There are several limitations of this study that deserve consideration. First, our empirical analysis only considers data from the period 2003–2015. A longer period would help improve the accuracy of the empirical analysis. Next, we selected only three typical industrial pollutants as undesirable outputs. Other pollutants (e.g., phosphorus and heavy metals) are not considered, mainly due to data unavailability. Further, factors capturing the humanistic aspect, such as human capital, are not included in this study for the same reason. We will address improvements that allow for more comprehensive empirical results in future research.

Acknowledgments

This study was supported by the National Natural Science Foundation of China (No. 71463020 & No. 41361111); the Key projects of the National Social Science Fund of China, No. 15AZD075; the Key projects of Social Science Fund of Jiangxi Province, No. 17ZD03; the Natural Science Foundation of Jiangxi Province No. 20143ACB21023; the Technology Foundation of Jiangxi Education Department of China, No. KJLD14033 & No. GJJ160431; and the Fok Ying-Tung Fund, No. 141084.

Author Contributions

Hualin Xie and Fucai Lu had the original idea for the study. Wei Wang and Xinmin Zhang were responsible for data collecting. Wei Wang and Xinmin Zhang carried out the analyses. All the authors drafted the manuscript, and approved the final one.

Conflicts of Interest

The authors declare no conflict of interest.

Appendix A

Table A1. Results of panel unit root tests.
Table A1. Results of panel unit root tests.
Variables(1)(2)Conclusion
LLCIPSADF-FisherPP-Fisher
StatisticProb.StatisticProb.StatisticProb.StatisticProb.
PIGD−9.5050.000 ***−8.0820.000 ***94.4700.000 ***96.8140.000 ***Stationary
lnPGDP−3.9890.000 ***−2.7490.001 ***38.4140.002 ***38.2830.001 ***Stationary
ES−11.3540.000 ***−7.5440.000 ***89.3280.000 ***90.0460.000 ***Stationary
lnINV−9.7110.000 ***−6.3120.000 ***76.8560.000 ***86.4630.000 ***Stationary
IS−4.3470.000 ***−2.8320.002 ***40.3140.002 ***39.4240.002 ***Stationary
LS−5.2330.000 ***−3.4300.000 ***46.4740.001 ***47.6820.001 ***Stationary
*** Denotes p < 0.001, ** denotes p < 0.05, and * denotes p < 0.01. Approach below (1) assumes common unit root process and approaches below (2) assume individual unit root process.

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Figure 1. The location of Jiangxi Province and its 11 cities.
Figure 1. The location of Jiangxi Province and its 11 cities.
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Figure 2. Trends in industrial wastewater, industrial SO2, and industrial solid waste discharge, 2003–2015. Data source: China Statistical Yearbook (2004–2016).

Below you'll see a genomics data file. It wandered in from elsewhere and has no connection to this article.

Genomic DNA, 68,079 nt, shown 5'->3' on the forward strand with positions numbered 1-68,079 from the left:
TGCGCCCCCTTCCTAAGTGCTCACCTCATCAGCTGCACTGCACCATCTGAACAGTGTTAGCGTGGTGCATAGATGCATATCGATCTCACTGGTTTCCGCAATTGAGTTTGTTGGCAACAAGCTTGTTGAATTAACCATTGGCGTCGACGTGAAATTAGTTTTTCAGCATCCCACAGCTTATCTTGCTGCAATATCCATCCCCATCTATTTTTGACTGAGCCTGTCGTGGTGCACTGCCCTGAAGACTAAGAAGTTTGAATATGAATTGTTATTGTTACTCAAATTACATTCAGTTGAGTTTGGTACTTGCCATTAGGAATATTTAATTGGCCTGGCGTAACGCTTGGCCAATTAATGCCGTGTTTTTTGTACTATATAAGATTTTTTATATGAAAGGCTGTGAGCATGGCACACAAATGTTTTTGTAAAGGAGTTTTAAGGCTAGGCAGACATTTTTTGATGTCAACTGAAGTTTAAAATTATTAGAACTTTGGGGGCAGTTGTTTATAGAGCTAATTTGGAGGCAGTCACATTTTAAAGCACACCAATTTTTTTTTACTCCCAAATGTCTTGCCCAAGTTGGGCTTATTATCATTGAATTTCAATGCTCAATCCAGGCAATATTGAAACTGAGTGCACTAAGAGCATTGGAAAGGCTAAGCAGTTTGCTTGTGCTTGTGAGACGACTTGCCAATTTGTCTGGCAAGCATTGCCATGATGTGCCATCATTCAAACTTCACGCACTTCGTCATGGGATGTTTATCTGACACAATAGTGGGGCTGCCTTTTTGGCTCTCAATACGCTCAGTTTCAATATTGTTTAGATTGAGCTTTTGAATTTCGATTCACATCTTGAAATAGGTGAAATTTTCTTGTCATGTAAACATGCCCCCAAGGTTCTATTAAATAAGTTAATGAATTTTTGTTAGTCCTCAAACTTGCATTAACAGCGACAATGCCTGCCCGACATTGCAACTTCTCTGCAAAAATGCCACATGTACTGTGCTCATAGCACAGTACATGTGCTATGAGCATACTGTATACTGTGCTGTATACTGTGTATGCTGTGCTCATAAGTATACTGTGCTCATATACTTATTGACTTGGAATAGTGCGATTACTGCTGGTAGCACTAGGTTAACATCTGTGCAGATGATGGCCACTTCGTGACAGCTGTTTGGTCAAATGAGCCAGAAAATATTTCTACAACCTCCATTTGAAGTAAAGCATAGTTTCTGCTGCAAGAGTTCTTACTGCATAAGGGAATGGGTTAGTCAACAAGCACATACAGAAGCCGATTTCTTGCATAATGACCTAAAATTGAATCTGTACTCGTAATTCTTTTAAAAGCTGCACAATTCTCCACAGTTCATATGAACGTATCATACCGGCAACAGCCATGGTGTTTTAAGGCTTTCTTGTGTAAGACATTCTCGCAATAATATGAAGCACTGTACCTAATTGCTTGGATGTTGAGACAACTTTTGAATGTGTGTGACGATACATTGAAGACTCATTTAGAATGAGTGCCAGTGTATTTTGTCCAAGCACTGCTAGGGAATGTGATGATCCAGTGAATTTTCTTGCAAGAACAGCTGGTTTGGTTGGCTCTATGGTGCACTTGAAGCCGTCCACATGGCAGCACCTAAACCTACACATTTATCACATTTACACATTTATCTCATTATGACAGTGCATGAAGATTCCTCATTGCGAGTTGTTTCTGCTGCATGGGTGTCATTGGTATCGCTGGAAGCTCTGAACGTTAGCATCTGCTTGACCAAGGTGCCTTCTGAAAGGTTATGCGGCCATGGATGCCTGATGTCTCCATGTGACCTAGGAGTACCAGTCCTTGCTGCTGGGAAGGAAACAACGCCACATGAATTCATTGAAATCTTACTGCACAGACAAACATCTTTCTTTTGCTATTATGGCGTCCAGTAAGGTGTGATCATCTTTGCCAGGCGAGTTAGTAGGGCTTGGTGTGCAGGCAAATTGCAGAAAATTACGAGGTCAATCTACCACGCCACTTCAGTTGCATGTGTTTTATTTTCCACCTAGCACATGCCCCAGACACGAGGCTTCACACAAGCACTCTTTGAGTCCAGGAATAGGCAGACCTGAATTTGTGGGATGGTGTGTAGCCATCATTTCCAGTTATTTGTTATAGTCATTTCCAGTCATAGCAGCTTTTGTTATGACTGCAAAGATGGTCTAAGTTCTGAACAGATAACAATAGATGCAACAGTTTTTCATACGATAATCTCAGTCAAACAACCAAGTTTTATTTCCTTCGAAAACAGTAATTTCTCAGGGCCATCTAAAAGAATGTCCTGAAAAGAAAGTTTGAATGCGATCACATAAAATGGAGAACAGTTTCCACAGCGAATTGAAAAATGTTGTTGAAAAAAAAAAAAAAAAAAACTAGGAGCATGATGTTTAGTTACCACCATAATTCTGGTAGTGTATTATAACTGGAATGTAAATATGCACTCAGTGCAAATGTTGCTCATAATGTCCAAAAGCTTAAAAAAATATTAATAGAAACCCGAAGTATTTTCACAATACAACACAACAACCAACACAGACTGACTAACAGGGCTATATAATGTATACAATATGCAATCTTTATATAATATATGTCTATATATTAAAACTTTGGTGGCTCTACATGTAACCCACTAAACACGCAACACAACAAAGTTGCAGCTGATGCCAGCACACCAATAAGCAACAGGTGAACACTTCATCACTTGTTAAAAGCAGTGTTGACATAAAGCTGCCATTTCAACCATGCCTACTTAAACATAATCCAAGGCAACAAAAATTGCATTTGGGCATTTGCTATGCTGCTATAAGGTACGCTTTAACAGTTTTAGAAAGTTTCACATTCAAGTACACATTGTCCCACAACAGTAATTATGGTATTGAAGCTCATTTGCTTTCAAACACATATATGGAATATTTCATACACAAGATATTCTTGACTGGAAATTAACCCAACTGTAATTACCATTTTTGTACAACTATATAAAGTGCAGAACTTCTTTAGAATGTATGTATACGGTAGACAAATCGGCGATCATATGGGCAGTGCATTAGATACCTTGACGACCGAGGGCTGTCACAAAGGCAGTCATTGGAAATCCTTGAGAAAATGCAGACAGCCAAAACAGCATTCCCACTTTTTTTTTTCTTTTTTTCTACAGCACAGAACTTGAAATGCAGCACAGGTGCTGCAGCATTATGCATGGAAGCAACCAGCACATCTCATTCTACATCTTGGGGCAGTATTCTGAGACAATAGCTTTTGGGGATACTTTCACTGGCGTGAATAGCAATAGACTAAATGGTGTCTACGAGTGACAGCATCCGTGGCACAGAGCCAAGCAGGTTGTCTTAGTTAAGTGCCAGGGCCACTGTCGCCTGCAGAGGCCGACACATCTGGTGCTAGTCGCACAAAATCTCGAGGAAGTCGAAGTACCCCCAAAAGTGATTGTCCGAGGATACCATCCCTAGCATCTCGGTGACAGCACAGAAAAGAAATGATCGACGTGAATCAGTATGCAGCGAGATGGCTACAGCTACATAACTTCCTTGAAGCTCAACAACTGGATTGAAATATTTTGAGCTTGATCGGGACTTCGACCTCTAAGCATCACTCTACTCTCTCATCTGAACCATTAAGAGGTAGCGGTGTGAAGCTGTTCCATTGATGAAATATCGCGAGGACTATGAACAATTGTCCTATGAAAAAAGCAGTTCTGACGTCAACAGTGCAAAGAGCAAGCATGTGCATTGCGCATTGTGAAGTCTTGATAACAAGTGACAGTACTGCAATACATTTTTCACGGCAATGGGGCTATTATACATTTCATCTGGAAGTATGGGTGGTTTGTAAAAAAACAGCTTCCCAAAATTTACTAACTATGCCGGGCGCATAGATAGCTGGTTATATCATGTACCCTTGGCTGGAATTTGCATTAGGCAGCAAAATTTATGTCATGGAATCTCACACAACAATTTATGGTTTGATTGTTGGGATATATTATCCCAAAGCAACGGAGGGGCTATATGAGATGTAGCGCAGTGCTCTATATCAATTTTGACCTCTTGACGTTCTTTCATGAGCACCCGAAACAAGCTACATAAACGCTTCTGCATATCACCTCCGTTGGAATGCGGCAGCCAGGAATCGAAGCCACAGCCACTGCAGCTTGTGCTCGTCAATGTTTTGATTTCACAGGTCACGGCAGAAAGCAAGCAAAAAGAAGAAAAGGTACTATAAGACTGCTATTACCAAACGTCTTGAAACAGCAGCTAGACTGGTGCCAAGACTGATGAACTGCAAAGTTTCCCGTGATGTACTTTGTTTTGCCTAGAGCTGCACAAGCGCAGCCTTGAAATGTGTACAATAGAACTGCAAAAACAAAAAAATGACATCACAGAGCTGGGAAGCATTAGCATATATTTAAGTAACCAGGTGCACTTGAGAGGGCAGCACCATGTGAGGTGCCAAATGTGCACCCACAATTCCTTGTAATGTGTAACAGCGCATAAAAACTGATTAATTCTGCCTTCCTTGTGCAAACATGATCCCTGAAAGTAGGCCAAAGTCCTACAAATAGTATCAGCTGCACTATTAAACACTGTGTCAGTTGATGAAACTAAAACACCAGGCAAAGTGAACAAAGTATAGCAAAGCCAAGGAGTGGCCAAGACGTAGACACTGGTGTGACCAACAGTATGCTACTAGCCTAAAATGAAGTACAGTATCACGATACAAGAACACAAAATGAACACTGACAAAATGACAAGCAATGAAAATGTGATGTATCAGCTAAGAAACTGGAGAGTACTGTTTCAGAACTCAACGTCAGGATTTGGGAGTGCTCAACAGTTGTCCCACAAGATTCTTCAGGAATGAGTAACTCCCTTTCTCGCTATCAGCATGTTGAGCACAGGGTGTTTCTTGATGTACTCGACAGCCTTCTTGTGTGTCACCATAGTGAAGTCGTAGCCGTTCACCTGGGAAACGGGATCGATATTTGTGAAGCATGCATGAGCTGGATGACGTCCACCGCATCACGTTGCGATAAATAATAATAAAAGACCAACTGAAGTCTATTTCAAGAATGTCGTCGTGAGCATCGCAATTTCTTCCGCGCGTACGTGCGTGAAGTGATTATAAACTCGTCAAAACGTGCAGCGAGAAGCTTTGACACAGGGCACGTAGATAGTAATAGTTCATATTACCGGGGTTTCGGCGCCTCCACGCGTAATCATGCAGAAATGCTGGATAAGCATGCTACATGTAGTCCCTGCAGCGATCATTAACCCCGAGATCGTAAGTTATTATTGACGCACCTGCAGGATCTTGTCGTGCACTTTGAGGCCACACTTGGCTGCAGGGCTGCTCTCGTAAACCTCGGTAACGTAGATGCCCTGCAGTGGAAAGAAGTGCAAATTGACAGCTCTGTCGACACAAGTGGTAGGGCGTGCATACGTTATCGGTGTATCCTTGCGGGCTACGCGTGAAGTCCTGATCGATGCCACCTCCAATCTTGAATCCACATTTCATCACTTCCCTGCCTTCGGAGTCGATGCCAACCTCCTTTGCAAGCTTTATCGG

Figure 2. Trends in industrial wastewater, industrial SO2, and industrial solid waste discharge, 2003–2015. Data source: China Statistical Yearbook (2004–2016).
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Figure 3. The evolution of the performance of industrial green development (PIGD) for Jiangxi Province during 2003–2015.
Figure 3. The evolution of the performance of industrial green development (PIGD) for Jiangxi Province during 2003–2015.
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Figure 4. The evolution of the PIGD, economic performance of industrial development (ECPID), and environmental performance of industrial development (ENPID) for Jiangxi Province during 2003–2015.
Figure 4. The evolution of the PIGD, economic performance of industrial development (ECPID), and environmental performance of industrial development (ENPID) for Jiangxi Province during 2003–2015.
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Figure 5. PIGD and its decomposition indicators for each city.
Figure 5. PIGD and its decomposition indicators for each city.
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Figure 6. Patterns of PIGD, ECPID and ENPID for each city in 2003, 2009, and 2015.
Figure 6. Patterns of PIGD, ECPID and ENPID for each city in 2003, 2009, and 2015.
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Table 1. Descriptive statistics of the input and output variables.
Table 1. Descriptive statistics of the input and output variables.
Type of VariableVariableUnitMax.Min.MeanSt. Dev.
InputEnergy104 ton1209.6713.06410.21277.19
Capital108 yuan1596.6124.90358.12325.95
Labor104 people177.4011.9064.7540.79
Desirable outputGDP108 yuan2179.9637.83428.22375.08
Undesirable outputIndustrial wastewater108 ton1.680.140.600.30
Industrial SO2104 ton10.251.344.592.26
Industrial solid waste104 ton4270.760.37346.031018.14
Table 2. Descriptive statistics of the influencing indicators.
Table 2. Descriptive statistics of the influencing indicators.
VariableUnitMax.Min.MeanSt. Dev.
PGDP104 yuan2.10-0.900.600.74
ES1.000.480.940.14
INV104 yuan3.24-3.910.731.38
IS0.670.330.520.08
LS0.640.190.430.11
Table 3. Optimization of the PIGD for cities in Jiangxi Province in the period 2003–2015.
Table 3. Optimization of the PIGD for cities in Jiangxi Province in the period 2003–2015.
Inputs Excess (%)Desirable Output Shortage (%)Undesirable Output Excess (%)
EnergyCapitalLaborGDPWastewaterSO2Solid Waste
Nanchang27.992.2517.480.0030.2020.3243.35
Jingdezhen75.1641.8956.8262.0473.8186.8084.46
Pingxiang76.8724.2355.9116.1916.8375.8983.69
Jiujiang64.9818.7127.7280.8740.1758.1642.21
Xinyu57.1827.4633.5721.1449.4754.8462.32
Yingtan65.6624.878.5351.9569.6166.6988.39
Ganzhou32.702.2178.6812.7567.9870.5788.34
Jian61.9439.2867.2255.4677.4887.2686.01
Yichun81.5430.9468.6150.1046.3869.1885.90
Fuzhou0.988.5521.210.0026.2730.7024.98
Shangrao55.9819.2975.2431.0349.0563.4389.94
Jiangxi Province62.5120.9252.0329.1548.3056.3175.42
Table 4. Regression results.
Table 4. Regression results.
Dependent Variable: PIGD
(1)(2)(3)(4)(5)
lnPGDP0.1475 ***0.1456 ***0.1954 ***0.2641 ***0.2361 ***
(5.7529)(5.7646)(6.4144)(9.3551)(7.0675)
ES −0.2871 **−0.2648 **−0.2291 *−0.2186 *
(−2.1538)(−2.0355)(−1.8085)(−1.8569)
lnINV −0.0454 ***−0.0582 ***−0.0563 ***
(−2.7738)(−3.9435)(−3.8008)
IS −2.0174 ***−2.0249 ***
(−6.0556)(−6.0986)
LS −0.2453
(−1.0168)
Constant0.3529 ***0.08520.10941.1367 ***1.0323 ***
(14.4801)(0.6736)(0.8853)(5.6181)(4.5636)
Adjusted R20.29310.31770.35820.41210.4153
Prob.0.00000.00000.00000.00000.0000
Hausman test0.481.052.196.766.96
Hausman test Prob.0.78550.79010.70030.23890.3244
*** Denotes p < 0.001, ** denotes p < 0.05, and * denotes p < 0.01. t statistics in parentheses.